On 10 June 2022, the Dutch government announced plans to cut nitrogen emissions by as much as 70 per cent to help the Netherlands reach arbitrary climate goals by 2030. For farmers, this means a cut of around 30 per cent of their livestock, leading generational farmers out in the cold.

In response, farmers across the Netherlands have taken to the streets in protest. Acknowledging the family nature of farming, Dutch farm children have also joined the protest.

Images across multiple social media platforms show a strong display of strength from the farmers, with thousands of tractors forming a rolling blockade across parts of the country.

Fishermen have also joined with the farmers in a show of solidarity and in response to concerns over the sustainability of fishing by blockading Dutch ports.

Despite the peaceful stand against the destruction of livelihoods, the Dutch police have responded with what could only be described as an excessive show of force. Reports coming in on 6 July 2022 not only state that Dutch police have been using tear gas on the farmers, but reports from people on the ground in the Netherlands have shown police pointing handguns at farmers, with shots fired at protestors in one location.

Video shows two officers drawing their weapons at one tractor as it tried to drive around the corner, with police opening fire. Further images show bullet holes in the frame of the tractor cab, just inches from where the farmer was sitting.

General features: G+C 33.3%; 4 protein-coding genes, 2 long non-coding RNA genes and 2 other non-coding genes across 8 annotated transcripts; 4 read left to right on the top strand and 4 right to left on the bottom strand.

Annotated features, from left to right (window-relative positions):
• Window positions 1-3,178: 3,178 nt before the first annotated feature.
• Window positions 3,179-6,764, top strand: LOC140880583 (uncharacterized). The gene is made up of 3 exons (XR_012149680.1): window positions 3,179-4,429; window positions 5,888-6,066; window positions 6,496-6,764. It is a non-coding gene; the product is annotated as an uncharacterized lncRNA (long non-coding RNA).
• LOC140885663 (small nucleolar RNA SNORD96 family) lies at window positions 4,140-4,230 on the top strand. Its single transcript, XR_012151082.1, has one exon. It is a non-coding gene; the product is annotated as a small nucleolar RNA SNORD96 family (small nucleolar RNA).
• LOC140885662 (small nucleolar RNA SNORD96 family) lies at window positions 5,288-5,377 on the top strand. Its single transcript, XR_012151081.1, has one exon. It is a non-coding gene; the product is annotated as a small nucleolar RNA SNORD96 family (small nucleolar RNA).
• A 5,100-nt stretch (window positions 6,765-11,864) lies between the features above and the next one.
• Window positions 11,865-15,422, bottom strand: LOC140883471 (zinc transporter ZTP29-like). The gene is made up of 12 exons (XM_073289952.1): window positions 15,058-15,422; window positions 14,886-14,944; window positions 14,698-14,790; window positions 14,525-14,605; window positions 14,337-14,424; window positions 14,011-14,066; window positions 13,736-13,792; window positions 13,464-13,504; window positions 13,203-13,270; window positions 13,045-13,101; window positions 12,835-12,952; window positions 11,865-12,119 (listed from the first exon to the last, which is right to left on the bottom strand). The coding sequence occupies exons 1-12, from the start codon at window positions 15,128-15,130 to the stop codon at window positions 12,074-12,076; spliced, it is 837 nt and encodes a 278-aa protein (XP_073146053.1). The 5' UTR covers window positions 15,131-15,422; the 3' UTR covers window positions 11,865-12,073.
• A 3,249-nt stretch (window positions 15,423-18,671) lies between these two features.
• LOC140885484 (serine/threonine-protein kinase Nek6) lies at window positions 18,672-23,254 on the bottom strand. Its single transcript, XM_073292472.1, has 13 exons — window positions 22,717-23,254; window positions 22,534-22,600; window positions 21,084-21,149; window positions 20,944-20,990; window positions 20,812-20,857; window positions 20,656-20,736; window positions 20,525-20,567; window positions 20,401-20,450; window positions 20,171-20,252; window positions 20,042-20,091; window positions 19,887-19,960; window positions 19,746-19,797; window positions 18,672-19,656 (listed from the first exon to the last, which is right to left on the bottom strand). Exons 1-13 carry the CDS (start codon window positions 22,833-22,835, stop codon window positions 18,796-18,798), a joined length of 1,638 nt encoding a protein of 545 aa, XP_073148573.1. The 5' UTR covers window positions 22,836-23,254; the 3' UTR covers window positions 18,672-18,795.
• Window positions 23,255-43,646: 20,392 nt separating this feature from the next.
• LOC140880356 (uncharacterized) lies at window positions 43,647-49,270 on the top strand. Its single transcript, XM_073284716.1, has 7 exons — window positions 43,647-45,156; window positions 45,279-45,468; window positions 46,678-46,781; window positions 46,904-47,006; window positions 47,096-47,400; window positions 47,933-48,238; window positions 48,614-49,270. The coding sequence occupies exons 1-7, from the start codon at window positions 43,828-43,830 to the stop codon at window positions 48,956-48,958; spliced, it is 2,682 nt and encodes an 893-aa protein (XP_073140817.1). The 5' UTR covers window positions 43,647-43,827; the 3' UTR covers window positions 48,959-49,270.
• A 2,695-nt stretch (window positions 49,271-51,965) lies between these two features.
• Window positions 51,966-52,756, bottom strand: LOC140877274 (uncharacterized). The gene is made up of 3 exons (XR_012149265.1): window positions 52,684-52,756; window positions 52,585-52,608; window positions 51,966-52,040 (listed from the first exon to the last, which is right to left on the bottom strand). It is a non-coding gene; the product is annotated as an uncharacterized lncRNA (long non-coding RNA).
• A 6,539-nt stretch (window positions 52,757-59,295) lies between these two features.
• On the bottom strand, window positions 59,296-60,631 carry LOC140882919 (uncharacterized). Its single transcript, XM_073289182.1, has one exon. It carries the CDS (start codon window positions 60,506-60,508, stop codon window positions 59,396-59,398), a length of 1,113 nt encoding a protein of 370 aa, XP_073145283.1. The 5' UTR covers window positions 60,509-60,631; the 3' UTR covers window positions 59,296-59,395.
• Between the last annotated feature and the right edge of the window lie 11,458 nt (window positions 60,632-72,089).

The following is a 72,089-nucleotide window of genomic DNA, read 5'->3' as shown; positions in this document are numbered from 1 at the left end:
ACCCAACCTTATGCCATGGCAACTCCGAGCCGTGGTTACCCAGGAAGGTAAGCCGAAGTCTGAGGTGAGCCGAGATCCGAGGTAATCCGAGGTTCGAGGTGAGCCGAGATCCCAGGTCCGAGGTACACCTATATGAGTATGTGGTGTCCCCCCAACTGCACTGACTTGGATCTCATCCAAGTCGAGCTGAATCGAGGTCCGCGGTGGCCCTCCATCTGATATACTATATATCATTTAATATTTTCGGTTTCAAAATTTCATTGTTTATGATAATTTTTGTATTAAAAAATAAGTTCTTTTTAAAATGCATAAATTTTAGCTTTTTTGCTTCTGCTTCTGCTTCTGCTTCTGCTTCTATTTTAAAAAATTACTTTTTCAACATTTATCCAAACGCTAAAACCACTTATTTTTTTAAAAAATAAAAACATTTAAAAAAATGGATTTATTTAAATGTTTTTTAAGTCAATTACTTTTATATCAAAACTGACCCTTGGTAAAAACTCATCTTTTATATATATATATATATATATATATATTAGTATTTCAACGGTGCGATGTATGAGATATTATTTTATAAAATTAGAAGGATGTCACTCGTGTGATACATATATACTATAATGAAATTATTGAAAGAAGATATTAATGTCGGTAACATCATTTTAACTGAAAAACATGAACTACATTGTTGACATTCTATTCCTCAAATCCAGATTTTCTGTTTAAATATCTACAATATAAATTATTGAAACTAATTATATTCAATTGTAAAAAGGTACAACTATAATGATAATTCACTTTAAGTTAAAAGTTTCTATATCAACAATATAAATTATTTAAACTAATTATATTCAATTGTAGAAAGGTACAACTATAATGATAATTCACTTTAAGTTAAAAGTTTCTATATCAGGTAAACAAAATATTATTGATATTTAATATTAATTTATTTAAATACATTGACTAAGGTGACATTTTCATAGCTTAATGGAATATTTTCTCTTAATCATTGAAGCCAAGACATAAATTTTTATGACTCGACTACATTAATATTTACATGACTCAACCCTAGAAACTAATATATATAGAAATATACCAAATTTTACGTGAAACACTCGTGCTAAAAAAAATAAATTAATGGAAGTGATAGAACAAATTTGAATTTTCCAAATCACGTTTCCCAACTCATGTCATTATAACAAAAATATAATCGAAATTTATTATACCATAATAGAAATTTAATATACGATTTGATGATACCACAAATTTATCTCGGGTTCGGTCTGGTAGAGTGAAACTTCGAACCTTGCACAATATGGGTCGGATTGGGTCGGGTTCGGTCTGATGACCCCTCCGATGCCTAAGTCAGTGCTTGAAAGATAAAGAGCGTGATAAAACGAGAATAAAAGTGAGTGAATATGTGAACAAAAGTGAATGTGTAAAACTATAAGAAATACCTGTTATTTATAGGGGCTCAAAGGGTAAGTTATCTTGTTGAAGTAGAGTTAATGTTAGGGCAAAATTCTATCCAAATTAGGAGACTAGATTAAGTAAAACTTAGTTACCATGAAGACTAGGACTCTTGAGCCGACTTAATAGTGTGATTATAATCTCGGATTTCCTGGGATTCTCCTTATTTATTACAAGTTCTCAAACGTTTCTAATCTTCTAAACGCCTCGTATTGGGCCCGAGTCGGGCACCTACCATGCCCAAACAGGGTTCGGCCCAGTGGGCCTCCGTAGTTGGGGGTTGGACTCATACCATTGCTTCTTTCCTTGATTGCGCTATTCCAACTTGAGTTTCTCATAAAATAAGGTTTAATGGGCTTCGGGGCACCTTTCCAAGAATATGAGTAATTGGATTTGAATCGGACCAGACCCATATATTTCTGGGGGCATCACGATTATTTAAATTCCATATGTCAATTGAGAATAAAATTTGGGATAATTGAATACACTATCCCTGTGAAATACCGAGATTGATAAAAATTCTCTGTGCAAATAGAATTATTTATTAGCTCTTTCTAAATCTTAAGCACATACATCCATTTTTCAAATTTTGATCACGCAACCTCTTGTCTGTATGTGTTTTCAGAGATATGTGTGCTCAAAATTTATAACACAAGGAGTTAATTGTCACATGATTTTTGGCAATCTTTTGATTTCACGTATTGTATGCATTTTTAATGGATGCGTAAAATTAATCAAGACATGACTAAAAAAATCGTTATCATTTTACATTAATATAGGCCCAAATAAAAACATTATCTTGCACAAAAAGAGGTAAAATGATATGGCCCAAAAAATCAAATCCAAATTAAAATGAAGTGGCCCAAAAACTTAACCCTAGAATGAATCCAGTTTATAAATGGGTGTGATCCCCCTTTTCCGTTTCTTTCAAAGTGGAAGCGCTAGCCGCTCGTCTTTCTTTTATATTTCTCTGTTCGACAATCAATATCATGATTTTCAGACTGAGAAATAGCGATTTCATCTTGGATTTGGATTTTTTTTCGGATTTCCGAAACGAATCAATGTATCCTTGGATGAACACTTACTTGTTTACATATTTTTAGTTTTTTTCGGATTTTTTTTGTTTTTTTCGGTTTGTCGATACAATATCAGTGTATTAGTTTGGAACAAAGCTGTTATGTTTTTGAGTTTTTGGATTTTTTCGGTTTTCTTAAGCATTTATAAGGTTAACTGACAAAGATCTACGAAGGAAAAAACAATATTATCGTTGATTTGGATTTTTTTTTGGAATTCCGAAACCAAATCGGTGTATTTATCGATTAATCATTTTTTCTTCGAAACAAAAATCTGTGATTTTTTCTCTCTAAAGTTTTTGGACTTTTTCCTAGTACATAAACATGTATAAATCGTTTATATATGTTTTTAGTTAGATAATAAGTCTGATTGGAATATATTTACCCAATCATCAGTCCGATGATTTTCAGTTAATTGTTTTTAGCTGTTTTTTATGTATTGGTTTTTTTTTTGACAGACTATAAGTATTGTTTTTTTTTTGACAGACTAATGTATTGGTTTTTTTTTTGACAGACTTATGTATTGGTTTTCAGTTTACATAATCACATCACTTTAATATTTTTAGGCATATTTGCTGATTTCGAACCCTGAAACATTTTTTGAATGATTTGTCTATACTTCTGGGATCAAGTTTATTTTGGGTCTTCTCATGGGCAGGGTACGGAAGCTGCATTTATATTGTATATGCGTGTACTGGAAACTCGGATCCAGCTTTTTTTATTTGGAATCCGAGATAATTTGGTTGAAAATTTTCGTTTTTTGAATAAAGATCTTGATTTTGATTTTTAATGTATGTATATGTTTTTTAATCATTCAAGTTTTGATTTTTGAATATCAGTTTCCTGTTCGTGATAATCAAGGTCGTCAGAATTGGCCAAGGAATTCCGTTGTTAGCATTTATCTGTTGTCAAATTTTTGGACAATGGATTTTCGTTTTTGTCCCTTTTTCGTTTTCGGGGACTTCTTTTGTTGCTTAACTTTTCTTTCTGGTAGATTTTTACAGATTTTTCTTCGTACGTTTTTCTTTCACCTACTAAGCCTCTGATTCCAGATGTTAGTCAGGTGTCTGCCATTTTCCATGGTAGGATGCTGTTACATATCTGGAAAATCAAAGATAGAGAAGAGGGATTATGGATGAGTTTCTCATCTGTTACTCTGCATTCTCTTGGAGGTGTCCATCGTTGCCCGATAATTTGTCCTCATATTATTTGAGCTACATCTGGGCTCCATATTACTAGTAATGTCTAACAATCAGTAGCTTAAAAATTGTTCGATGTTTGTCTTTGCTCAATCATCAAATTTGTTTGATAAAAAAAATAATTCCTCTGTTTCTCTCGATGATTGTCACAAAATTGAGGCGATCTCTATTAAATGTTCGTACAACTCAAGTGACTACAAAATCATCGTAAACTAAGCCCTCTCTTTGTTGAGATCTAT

Responses to the shooting have come quick and fast on Twitter, with people declaring that ‘if the police are going to open fire on farmers & protestors then I would assume the farmers & protestors can return fire to protect themselves. Civil war is going to move across the globe…the first to be taken down should be the liberal elite – they’re the real problem.’ Another noted that the ‘Rutte regime has just declared war on their own citizens’ and ‘the gloves are definitely off on this one’.

So why are the Dutch authorities so hellbent on destroying farming in the Netherlands? According to one report, the Dutch Administrative Court believes the Netherlands is not doing enough to protect its natural resources. As the second-largest agricultural exporter in the world, the Netherlands has been identified as one of the highest emitters of greenhouse gasses in Europe – mostly blaming cattle for the problem.

Destroying the lives of generational farmers is not the only way to address this problem. Meat and Livestock Australia’s research and development program aims to improve the short and long-term sustainability of both the natural environment and farmers’ livelihoods. This includes on-farm activities such as natural water management and preservation, adaptable grazing systems, and innovative approaches such as improving strains of dung beetles for waste management. This can be achieved whilst maintaining red meat production that meets the community’s needs.

Nitrogen plays a crucial role in all living things and is vital to maintaining our food supply. Despite the abundance of nitrogen in the atmosphere, it is mainly inaccessible until nitrogen is converted into ammonia and becomes available to plants. For cattle producers, nitrogen is found in fertiliser to increase pasture growth. It is mainly used in large cattle production to ensure the sustainability of pastures. The downside is the potential for nitrogen to leach through the soil and into the waterways. Rather than forcing the culling of thousands of livestock, other measures could be used to address the problem in a sustainable, less destructive manner.

Source – https://afipn.com.au/dutch-police-fire-at-farmers-protesting-to-protect-their-livelihood/